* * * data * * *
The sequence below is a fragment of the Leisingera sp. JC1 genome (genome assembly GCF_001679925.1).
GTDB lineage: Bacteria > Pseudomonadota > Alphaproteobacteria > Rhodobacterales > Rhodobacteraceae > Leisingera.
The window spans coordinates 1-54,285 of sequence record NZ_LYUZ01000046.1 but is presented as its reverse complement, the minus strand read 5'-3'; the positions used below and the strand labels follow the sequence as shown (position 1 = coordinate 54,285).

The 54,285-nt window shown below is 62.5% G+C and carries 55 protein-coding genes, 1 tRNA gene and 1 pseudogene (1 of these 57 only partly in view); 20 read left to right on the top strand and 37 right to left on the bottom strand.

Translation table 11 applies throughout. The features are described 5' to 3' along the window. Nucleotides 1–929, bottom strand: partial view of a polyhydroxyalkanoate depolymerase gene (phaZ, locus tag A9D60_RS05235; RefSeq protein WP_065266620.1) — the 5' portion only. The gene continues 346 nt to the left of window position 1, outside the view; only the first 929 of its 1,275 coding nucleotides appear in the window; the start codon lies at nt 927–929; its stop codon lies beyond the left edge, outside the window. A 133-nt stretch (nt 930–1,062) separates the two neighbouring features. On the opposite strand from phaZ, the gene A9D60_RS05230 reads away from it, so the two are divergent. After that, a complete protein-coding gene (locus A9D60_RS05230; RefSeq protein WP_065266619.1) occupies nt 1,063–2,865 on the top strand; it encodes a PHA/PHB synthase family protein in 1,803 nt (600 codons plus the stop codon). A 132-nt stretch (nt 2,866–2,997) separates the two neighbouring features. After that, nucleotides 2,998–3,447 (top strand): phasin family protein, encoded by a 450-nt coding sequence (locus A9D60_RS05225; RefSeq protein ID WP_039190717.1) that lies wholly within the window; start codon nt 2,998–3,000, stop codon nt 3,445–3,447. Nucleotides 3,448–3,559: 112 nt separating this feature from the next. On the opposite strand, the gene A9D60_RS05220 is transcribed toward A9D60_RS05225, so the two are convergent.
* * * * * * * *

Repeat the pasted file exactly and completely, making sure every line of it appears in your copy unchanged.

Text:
The sequence below is a fragment of the Leisingera sp. JC1 genome (genome assembly GCF_001679925.1).
GTDB lineage: Bacteria > Pseudomonadota > Alphaproteobacteria > Rhodobacterales > Rhodobacteraceae > Leisingera.
The window spans coordinates 1-54,285 of sequence record NZ_LYUZ01000046.1 but is presented as its reverse complement, the minus strand read 5'-3'; the positions used below and the strand labels follow the sequence as shown (position 1 = coordinate 54,285).

The 54,285-nt window shown below is 62.5% G+C and carries 55 protein-coding genes, 1 tRNA gene and 1 pseudogene (1 of these 57 only partly in view); 20 read left to right on the top strand and 37 right to left on the bottom strand.

Translation table 11 applies throughout. The features are described 5' to 3' along the window. Nucleotides 1–929, bottom strand: partial view of a polyhydroxyalkanoate depolymerase gene (phaZ, locus tag A9D60_RS05235; RefSeq protein WP_065266620.1) — the 5' portion only. The gene continues 346 nt to the left of window position 1, outside the view; only the first 929 of its 1,275 coding nucleotides appear in the window; the start codon lies at nt 927–929; its stop codon lies beyond the left edge, outside the window. A 133-nt stretch (nt 930–1,062) separates the two neighbouring features. On the opposite strand from phaZ, the gene A9D60_RS05230 reads away from it, so the two are divergent. After that, a complete protein-coding gene (locus A9D60_RS05230; RefSeq protein WP_065266619.1) occupies nt 1,063–2,865 on the top strand; it encodes a PHA/PHB synthase family protein in 1,803 nt (600 codons plus the stop codon). A 132-nt stretch (nt 2,866–2,997) separates the two neighbouring features. After that, nucleotides 2,998–3,447 (top strand): phasin family protein, encoded by a 450-nt coding sequence (locus A9D60_RS05225; RefSeq protein ID WP_039190717.1) that lies wholly within the window; start codon nt 2,998–3,000, stop codon nt 3,445–3,447. Nucleotides 3,448–3,559: 112 nt separating this feature from the next. On the opposite strand, the gene A9D60_RS05220 is transcribed toward A9D60_RS05225, so the two are convergent.